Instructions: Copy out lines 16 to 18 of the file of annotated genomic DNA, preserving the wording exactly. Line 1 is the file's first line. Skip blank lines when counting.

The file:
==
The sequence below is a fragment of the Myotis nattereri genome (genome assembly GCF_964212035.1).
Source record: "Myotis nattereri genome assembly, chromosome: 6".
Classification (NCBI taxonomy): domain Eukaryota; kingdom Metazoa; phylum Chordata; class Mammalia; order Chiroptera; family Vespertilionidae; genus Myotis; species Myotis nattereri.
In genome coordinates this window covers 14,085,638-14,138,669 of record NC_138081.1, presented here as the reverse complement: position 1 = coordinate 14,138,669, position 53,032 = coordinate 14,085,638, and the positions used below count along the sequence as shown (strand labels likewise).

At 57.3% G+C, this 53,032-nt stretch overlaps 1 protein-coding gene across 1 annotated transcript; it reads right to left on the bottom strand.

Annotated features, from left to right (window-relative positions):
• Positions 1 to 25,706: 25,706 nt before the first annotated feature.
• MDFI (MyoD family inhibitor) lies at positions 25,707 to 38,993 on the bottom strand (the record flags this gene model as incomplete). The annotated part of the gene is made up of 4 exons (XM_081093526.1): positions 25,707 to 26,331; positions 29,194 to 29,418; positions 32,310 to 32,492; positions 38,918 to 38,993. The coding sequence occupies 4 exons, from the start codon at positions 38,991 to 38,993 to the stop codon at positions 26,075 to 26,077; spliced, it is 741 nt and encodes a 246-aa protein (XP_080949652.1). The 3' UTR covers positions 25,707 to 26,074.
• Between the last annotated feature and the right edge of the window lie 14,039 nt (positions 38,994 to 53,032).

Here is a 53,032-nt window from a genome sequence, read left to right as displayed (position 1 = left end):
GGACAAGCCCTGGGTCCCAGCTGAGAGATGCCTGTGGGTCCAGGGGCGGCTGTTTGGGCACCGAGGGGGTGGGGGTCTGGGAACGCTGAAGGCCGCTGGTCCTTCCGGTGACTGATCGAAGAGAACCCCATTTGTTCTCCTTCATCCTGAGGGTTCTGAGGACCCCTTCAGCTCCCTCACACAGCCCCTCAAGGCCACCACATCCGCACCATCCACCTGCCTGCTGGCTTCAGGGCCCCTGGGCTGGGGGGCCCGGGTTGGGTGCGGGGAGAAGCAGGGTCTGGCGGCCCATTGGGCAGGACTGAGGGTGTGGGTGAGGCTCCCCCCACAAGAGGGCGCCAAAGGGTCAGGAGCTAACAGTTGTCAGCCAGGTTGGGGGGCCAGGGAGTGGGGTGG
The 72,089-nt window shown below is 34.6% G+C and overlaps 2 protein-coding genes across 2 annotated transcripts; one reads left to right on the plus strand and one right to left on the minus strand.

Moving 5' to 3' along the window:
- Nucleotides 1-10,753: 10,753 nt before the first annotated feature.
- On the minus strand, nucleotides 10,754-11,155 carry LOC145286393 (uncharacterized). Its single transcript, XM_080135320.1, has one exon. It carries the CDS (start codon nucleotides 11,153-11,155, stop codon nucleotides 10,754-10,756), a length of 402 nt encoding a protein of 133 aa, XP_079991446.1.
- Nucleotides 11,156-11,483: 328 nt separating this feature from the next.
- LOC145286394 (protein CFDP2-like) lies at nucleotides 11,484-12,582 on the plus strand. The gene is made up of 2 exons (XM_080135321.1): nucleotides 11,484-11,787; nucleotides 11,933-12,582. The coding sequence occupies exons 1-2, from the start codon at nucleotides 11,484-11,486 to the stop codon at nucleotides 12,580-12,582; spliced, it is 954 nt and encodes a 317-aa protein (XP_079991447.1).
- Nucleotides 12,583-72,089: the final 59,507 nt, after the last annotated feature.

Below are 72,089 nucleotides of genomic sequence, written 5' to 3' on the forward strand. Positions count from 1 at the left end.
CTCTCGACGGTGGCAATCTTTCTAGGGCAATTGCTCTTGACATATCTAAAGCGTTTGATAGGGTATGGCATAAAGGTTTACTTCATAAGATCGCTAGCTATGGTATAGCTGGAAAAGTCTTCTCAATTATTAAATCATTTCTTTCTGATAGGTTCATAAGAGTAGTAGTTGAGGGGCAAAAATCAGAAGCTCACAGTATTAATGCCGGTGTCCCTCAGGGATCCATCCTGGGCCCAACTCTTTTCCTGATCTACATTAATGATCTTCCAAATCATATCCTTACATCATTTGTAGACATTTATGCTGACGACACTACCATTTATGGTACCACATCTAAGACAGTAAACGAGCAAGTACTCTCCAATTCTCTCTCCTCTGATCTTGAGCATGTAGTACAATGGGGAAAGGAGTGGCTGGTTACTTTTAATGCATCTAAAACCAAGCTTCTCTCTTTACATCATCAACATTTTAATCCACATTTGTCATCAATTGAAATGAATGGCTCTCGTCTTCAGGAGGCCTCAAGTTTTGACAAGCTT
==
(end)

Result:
- Nucleotides 11,156-11,483: 328 nt separating this feature from the next.
- LOC145286394 (protein CFDP2-like) lies at nucleotides 11,484-12,582 on the plus strand. The gene is made up of 2 exons (XM_080135321.1): nucleotides 11,484-11,787; nucleotides 11,933-12,582. The coding sequence occupies exons 1-2, from the start codon at nucleotides 11,484-11,486 to the stop codon at nucleotides 12,580-12,582; spliced, it is 954 nt and encodes a 317-aa protein (XP_079991447.1).
- Nucleotides 12,583-72,089: the final 59,507 nt, after the last annotated feature.